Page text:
It took a very long time before women decided to organize a concentrated effort to receive equal rights for a variety of reasons. One of those reasons was abolition. The abolitionist movement was one supported by large numbers of women. Slavery was one of the great evils of 19th Century American society. It had many political and social implications. Slavery enforced the concept of the domination of white men over all elements of American society. White men in the era were essentially all powerful in politics. Women had no voice. They were not allowed in office, so they did not get a voice in politics. They did not even get to decide who did. Therefore, they were largely confined to the home. One of the things that changed their confinement was the abolitionist movement. Women in the abolitionist movement were active in the public sphere in ways that women in previous generations had not been. This activism lead to an increased awareness of the rights of all men…and women. Investigating the rights of the slave gave women cause to investigate their own rights. They found them severely lacking.
Another thing that lead women to organize was the 2nd Great Awakening. Before that, women had predominantly found their place in the home. They had not had as much occasion of venturing outside of the home to organize themselves or function in any way. The 2nd Great Awakening changed that. In the North, religious revivals were rampant. Preachers would deliver sermons and have meetings with large groups of people. These meetings were called camp meetings, and were largely popular during the 2nd Great Awakening. Camp meetings often lasted several days to a week or so, and they gave women opportunities they had never before had – those of functioning outside the home for extended periods of time. Women during the Awakening would go to Camp meetings in order to exercise one of the few freedoms they had – their religious freedom. These camp meetings, however, gave them more of a taste for social freedom by showing them that they could exist outside of the home, sometimes independently of their husbands or fathers. The 2nd Great Awakening gave women another previously unknown opportunity as well…that of having their voices heard and seeing themselves make a difference.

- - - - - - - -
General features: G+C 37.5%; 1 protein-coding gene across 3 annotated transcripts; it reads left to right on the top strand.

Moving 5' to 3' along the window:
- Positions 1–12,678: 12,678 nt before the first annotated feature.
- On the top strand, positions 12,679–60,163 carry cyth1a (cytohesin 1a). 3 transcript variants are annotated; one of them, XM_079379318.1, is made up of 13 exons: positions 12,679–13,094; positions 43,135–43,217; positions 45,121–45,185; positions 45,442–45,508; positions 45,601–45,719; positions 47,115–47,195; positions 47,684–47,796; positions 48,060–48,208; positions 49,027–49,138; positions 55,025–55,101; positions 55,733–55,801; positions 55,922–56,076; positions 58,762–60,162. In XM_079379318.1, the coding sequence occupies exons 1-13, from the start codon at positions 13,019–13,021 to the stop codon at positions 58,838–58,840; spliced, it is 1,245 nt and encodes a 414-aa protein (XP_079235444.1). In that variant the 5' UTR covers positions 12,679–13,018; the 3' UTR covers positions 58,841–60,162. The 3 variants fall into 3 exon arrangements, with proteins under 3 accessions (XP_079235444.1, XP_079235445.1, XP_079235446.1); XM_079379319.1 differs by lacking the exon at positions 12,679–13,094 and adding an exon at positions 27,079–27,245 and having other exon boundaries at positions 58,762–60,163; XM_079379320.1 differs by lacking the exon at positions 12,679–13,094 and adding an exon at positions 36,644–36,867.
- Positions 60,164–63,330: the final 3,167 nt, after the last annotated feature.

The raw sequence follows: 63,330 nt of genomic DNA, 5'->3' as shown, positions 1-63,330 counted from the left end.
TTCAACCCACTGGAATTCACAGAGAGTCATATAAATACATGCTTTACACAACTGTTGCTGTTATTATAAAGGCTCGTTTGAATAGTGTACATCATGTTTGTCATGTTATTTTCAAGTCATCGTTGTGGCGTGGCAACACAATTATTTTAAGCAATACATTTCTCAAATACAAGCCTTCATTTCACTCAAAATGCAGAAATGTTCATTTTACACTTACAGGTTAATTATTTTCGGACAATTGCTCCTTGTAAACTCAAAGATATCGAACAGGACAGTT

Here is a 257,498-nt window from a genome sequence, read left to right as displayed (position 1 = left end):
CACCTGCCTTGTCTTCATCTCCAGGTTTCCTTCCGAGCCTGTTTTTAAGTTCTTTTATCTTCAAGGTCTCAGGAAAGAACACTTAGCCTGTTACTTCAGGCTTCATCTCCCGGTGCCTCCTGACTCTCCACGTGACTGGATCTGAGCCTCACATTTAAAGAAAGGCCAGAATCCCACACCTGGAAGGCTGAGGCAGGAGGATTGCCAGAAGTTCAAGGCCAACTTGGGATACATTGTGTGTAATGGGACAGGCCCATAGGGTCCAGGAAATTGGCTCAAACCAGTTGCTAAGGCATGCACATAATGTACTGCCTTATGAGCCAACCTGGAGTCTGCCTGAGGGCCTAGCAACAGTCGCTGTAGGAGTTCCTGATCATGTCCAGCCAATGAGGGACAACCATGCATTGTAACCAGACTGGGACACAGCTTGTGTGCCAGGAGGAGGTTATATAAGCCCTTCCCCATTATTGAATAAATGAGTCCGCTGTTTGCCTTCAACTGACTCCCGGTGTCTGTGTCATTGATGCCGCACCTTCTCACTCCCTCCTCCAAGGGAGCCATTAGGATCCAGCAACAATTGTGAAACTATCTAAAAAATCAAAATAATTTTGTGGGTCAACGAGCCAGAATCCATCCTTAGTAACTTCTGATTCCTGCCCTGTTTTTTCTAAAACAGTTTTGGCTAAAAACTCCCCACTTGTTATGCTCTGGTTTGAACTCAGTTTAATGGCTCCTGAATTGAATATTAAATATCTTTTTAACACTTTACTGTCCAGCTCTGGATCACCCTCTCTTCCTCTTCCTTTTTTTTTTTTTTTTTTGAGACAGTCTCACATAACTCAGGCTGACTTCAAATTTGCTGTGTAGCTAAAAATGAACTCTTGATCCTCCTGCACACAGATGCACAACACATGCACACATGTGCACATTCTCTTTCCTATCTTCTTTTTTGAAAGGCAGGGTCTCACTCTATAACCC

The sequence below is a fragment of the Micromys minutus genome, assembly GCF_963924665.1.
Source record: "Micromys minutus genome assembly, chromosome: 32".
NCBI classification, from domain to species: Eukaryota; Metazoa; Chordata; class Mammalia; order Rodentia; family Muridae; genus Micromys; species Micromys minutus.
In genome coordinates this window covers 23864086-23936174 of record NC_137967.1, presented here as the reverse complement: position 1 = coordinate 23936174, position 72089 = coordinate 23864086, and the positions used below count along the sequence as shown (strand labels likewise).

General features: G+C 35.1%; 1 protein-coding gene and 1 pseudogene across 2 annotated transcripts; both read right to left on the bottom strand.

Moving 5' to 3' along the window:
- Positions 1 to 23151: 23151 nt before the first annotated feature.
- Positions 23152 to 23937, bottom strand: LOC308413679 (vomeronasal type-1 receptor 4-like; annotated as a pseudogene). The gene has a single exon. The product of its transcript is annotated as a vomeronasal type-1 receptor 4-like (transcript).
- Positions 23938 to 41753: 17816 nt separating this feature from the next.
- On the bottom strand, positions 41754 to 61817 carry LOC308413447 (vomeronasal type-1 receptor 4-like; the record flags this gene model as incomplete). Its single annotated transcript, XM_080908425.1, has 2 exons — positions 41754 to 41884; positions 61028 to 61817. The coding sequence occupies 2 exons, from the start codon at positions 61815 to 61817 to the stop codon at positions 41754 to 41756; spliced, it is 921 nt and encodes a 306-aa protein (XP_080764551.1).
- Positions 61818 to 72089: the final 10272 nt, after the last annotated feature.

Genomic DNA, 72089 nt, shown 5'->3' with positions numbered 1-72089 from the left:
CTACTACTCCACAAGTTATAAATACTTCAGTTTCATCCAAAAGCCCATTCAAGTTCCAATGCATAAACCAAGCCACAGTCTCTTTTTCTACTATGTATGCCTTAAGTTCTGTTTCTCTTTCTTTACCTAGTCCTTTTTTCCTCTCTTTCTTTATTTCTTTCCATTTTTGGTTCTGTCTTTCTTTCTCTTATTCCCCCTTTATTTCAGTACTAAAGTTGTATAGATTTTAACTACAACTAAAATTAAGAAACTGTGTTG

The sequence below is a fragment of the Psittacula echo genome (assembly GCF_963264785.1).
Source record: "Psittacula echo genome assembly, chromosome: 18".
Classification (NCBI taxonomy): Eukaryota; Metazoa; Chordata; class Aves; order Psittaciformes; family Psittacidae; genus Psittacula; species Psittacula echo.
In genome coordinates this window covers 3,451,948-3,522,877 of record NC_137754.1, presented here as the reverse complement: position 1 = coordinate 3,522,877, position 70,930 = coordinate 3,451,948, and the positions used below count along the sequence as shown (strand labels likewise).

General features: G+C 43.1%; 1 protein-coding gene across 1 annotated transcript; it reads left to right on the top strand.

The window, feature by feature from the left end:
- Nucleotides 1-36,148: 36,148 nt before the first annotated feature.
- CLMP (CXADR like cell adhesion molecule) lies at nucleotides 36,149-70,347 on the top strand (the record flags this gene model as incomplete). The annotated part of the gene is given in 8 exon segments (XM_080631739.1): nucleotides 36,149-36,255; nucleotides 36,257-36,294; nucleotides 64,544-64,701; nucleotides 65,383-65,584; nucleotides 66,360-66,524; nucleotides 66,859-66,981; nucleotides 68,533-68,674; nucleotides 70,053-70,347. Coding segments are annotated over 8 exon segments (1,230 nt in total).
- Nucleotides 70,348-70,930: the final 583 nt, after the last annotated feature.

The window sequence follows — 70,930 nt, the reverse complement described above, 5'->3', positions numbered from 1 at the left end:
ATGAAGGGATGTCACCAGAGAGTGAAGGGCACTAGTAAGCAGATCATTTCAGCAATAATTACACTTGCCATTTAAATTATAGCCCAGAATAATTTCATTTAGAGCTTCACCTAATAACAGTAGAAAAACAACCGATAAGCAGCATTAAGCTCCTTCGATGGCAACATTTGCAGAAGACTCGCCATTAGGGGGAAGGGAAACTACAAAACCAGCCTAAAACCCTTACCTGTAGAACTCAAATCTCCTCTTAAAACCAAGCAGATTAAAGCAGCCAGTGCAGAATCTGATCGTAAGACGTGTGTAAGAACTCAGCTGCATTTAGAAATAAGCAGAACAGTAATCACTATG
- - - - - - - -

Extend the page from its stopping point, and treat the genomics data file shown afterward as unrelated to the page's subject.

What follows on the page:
Protestant churches of the era were largely democratic. They were essentially governed by the common consent of the people. If, for instance, the congregation did not like a pastor, they could vote him out. In the political sphere, electing influential people to any particular office was the privilege of a minority - white men. However, in churches, women suddenly found themselves having a voice. They could cast a vote on something and see it affect their lives. This gave them more of a taste for having a voice in politics. They liked being able to dictate more of how their lives were run.
Women in this era were subject to certain ideals. They were essentially always minors, in the custody of their fathers or husbands. Being in such custody made it more difficult for them to have a voice in the way their lives were run. It was harder for them to convene and talk about their rights and what not when they had to do what their parents or husbands said all of their lives. Women’s social condition played a huge role in their not organizing to fight for their rights.
Another factor in women not organizing a concentrated effort to receive equal rights with men was their education. Women did not have the same educational opportunities as men. Being uneducated, they were thought to be less intelligent and less capable…basically, the weaker sex. Women were oppressed in other ways as well. They were not allowed to work in most industries for a long time. Eventually they were allowed to get more jobs in factories and then later as schoolteachers, but the lack of employment opportunities overall for women lead to their increased dependency on men.
Yet another reason women did not organize to fight for rights sooner was the way the law was focused against them. If a woman got a divorce from her husband, he had all custody rights over her children. He also had control of her wages, so she could not have been saving up to take care of herself after the divorce. In other words, however a husband treated a wife in these times, the law was in his favor. If a woman’s husband stringently opposed her seeking equal rights, she had many disadvantages in going against him.
These and probably many other reasons were why women did not organize sooner to fight for their rights.